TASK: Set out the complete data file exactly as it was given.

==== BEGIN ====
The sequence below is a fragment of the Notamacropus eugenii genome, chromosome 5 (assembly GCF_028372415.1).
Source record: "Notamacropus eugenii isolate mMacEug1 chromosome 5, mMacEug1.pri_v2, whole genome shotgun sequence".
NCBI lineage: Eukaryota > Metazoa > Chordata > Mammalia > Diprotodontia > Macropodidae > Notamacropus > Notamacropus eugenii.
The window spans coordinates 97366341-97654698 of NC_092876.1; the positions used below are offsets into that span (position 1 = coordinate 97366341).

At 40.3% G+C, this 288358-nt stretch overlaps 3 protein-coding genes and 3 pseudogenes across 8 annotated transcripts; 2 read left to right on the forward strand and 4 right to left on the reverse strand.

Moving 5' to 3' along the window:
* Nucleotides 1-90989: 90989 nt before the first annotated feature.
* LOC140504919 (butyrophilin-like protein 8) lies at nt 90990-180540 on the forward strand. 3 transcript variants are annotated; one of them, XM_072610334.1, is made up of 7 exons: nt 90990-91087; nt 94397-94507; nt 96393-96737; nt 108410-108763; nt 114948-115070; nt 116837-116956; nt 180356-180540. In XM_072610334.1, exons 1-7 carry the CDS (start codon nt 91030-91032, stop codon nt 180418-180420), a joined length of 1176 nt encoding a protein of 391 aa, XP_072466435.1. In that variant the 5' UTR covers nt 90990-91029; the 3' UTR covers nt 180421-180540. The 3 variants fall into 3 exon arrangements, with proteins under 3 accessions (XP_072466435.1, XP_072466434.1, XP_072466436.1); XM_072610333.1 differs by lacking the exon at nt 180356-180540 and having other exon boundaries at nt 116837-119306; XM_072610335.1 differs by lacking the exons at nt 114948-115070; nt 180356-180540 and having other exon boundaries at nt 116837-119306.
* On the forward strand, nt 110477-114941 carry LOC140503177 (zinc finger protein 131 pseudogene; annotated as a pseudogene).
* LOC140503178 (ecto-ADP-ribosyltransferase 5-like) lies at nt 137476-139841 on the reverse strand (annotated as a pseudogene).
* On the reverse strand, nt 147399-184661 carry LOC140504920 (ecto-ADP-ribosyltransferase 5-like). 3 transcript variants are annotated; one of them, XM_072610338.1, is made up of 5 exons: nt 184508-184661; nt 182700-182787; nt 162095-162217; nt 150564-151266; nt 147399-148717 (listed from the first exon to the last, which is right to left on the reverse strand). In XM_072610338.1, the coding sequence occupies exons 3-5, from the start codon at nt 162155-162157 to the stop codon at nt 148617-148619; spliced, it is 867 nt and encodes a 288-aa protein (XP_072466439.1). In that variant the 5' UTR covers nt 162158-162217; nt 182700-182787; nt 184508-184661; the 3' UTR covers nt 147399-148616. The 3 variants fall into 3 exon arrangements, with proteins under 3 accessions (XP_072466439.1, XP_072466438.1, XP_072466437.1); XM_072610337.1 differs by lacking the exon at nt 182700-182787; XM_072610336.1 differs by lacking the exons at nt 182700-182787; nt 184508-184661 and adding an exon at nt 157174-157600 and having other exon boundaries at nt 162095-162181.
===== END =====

The sequence below is a fragment of the Notamacropus eugenii genome, chromosome 5 (assembly GCF_028372415.1).
Source record: "Notamacropus eugenii isolate mMacEug1 chromosome 5, mMacEug1.pri_v2, whole genome shotgun sequence".
NCBI lineage: Eukaryota > Metazoa > Chordata > Mammalia > Diprotodontia > Macropodidae > Notamacropus > Notamacropus eugenii.
The window spans coordinates 97366341-97654698 of NC_092876.1; the positions used below are offsets into that span (position 1 = coordinate 97366341).

At 40.3% G+C, this 288358-nt stretch overlaps 3 protein-coding genes and 3 pseudogenes across 8 annotated transcripts; 2 read left to right on the forward strand and 4 right to left on the reverse strand.

Moving 5' to 3' along the window:
* Nucleotides 1-90989: 90989 nt before the first annotated feature.
* LOC140504919 (butyrophilin-like protein 8) lies at nt 90990-180540 on the forward strand. 3 transcript variants are annotated; one of them, XM_072610334.1, is made up of 7 exons: nt 90990-91087; nt 94397-94507; nt 96393-96737; nt 108410-108763; nt 114948-115070; nt 116837-116956; nt 180356-180540. In XM_072610334.1, exons 1-7 carry the CDS (start codon nt 91030-91032, stop codon nt 180418-180420), a joined length of 1176 nt encoding a protein of 391 aa, XP_072466435.1. In that variant the 5' UTR covers nt 90990-91029; the 3' UTR covers nt 180421-180540. The 3 variants fall into 3 exon arrangements, with proteins under 3 accessions (XP_072466435.1, XP_072466434.1, XP_072466436.1); XM_072610333.1 differs by lacking the exon at nt 180356-180540 and having other exon boundaries at nt 116837-119306; XM_072610335.1 differs by lacking the exons at nt 114948-115070; nt 180356-180540 and having other exon boundaries at nt 116837-119306.
* On the forward strand, nt 110477-114941 carry LOC140503177 (zinc finger protein 131 pseudogene; annotated as a pseudogene).
* LOC140503178 (ecto-ADP-ribosyltransferase 5-like) lies at nt 137476-139841 on the reverse strand (annotated as a pseudogene).
* On the reverse strand, nt 147399-184661 carry LOC140504920 (ecto-ADP-ribosyltransferase 5-like). 3 transcript variants are annotated; one of them, XM_072610338.1, is made up of 5 exons: nt 184508-184661; nt 182700-182787; nt 162095-162217; nt 150564-151266; nt 147399-148717 (listed from the first exon to the last, which is right to left on the reverse strand). In XM_072610338.1, the coding sequence occupies exons 3-5, from the start codon at nt 162155-162157 to the stop codon at nt 148617-148619; spliced, it is 867 nt and encodes a 288-aa protein (XP_072466439.1). In that variant the 5' UTR covers nt 162158-162217; nt 182700-182787; nt 184508-184661; the 3' UTR covers nt 147399-148616. The 3 variants fall into 3 exon arrangements, with proteins under 3 accessions (XP_072466439.1, XP_072466438.1, XP_072466437.1); XM_072610337.1 differs by lacking the exon at nt 182700-182787; XM_072610336.1 differs by lacking the exons at nt 182700-182787; nt 184508-184661 and adding an exon at nt 157174-157600 and having other exon boundaries at nt 162095-162181.